Choir Winter Concert ‘sings’ in the holiday season


Molly Donaldson

The Highlanders and Women’s Choir stand poised on stage waiting for their next song to begin. “Performing gives students the confidence to believe in themselves,” Emily Mannion, a freshman, said.

Molly Donaldson, Staff Writer

Carolers decked the halls of Carlmont during Friday night’s annual Winter Concert. Over 100 choir students climbed the poinsettia-lined risers on the stage of the Performing Arts Center to ring in the holidays during an evening of beautiful harmonies and festive favorites.

The performers had been practicing for weeks and were glad for the chance to sing in front of an audience.

“This is my first concert,” said Mark Castro, a sophomore and member of Chamber Singers. “I’m excited because we’ve been working really hard on our pieces and it’s fun to share that with other people.” 

Audience members enjoyed the concert and the powerful experience it provided.  They nodded along to pop classics and listened appreciatively to melodic chorales. And because live shows always have a few hiccups, the performers were  grateful for the audience’s enthusiasm.

“I think it went really well – the crowd seemed to like it,” Castro said. “There were some spots where we could have been better, but it happens. It’s a live performance you can’t expect anything.”

Alisilani Alusa, a senior in the Treble Clef choir, agreed.

“We definitely got nervous and could have done better, but I feel like we did well considering it was our first concert of the year,” Alusa said.

Each choir performed their specialty songs, including “All I Want For Christmas Is You” by the Women’s Choir and Highlanders and “Lake Isle” by the Chamber Singers. But at the end of the night, all of the choirs took to the stage together to sing a powerful rendition of “I Gondolieri” as well as a few variations of the classic “Jingle Bells.”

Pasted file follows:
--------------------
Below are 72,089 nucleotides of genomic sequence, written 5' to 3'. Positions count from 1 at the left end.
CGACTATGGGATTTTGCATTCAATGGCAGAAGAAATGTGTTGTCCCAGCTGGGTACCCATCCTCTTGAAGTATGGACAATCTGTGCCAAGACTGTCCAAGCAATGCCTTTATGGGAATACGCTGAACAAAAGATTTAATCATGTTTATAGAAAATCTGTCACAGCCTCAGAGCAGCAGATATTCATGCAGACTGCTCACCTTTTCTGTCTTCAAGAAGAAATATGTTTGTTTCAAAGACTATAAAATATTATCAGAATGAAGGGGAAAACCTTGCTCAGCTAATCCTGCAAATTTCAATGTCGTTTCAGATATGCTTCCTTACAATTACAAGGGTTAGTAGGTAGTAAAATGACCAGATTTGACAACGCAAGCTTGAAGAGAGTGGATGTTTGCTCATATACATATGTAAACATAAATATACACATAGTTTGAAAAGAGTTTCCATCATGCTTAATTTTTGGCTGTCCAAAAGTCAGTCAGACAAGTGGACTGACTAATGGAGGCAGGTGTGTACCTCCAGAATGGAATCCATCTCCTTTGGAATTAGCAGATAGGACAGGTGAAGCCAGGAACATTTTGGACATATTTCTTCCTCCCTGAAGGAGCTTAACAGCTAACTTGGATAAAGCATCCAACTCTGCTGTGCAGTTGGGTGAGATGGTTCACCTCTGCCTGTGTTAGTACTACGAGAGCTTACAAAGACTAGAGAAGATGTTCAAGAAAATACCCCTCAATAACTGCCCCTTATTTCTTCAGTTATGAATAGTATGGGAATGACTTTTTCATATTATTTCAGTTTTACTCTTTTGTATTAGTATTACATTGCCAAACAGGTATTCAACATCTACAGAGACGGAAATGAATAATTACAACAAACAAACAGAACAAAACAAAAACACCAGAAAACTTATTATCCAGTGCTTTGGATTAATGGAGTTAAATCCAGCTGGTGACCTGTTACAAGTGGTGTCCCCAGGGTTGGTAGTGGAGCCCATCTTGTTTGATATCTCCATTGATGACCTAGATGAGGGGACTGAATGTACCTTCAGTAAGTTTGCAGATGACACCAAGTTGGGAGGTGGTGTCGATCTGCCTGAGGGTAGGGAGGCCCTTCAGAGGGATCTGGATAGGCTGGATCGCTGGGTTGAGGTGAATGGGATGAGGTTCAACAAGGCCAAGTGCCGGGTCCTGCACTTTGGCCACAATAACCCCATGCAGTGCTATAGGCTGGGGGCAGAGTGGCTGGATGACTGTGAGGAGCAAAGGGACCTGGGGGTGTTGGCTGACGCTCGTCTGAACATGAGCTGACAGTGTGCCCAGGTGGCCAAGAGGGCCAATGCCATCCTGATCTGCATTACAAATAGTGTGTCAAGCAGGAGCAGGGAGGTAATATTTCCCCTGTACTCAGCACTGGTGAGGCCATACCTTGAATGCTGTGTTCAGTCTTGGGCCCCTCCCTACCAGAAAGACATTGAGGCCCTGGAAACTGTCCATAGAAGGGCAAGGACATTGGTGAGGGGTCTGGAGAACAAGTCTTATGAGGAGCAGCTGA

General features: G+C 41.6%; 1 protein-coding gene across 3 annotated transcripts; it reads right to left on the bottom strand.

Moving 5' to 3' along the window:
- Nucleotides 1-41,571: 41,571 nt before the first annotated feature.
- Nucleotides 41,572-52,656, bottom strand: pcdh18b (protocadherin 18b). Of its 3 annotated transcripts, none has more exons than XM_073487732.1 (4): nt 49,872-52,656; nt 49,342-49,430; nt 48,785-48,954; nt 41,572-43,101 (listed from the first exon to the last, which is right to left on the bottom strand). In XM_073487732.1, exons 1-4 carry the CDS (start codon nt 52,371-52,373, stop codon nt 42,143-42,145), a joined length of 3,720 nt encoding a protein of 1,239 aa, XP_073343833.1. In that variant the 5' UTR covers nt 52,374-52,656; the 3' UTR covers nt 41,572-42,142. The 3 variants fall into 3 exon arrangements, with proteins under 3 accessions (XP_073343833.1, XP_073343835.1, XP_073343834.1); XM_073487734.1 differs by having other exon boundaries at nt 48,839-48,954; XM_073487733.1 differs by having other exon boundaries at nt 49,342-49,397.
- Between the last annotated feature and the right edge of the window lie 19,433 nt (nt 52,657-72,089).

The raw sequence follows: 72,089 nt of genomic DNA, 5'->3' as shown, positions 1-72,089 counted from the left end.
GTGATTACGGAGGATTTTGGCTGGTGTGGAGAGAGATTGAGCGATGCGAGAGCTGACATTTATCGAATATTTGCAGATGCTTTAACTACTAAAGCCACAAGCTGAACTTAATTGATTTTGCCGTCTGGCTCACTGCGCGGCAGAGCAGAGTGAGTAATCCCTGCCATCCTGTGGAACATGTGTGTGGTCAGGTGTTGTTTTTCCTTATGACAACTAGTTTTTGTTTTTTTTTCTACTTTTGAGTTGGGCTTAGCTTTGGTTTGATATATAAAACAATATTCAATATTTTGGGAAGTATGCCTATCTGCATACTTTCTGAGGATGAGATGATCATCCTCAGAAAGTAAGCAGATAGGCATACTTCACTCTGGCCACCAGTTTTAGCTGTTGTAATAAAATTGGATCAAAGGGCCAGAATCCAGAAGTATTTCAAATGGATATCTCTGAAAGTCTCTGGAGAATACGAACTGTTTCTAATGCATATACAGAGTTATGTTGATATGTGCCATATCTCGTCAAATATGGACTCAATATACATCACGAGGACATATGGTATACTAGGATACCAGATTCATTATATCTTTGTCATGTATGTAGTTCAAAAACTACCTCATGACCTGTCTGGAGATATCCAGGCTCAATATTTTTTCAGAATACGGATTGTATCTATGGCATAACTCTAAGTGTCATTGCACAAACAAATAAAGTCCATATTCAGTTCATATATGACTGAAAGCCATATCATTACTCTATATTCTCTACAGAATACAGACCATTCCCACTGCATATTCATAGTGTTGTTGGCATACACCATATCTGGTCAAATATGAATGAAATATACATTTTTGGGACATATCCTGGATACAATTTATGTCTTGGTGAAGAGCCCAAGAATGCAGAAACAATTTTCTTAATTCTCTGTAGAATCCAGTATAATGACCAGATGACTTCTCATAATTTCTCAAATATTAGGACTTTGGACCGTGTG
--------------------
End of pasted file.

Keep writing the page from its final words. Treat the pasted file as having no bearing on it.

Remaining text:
“My favorite part of the choir concert was definitely when all of the choirs came together on stage to form Singing Scots,” Emily Mannion, a freshman, said. “When all of the choir students are combined, the diversity and complexity of the program is shown at full force.”

Concerts are an important opportunity for students to express themselves and their artistic abilities.  They also offer the change to develop important everyday skills, such as confidence and poise. 

“Performing gives students the confidence to believe in themselves,” Mannion said. “Going out in front of people and showcasing something you love can be very nerve-wracking, but it’s good to learn the skill in order to conquer the same nerves later in life.” 

By the end of the concert, everyone felt the holiday season.  The final song was the traditional “Carol of the Bells,” when Choir Director Genevieve Tep invited Carmont alumni to come out of the audience and sing on stage.  It was a bittersweet moment for outgoing seniors when they reunited with old friends.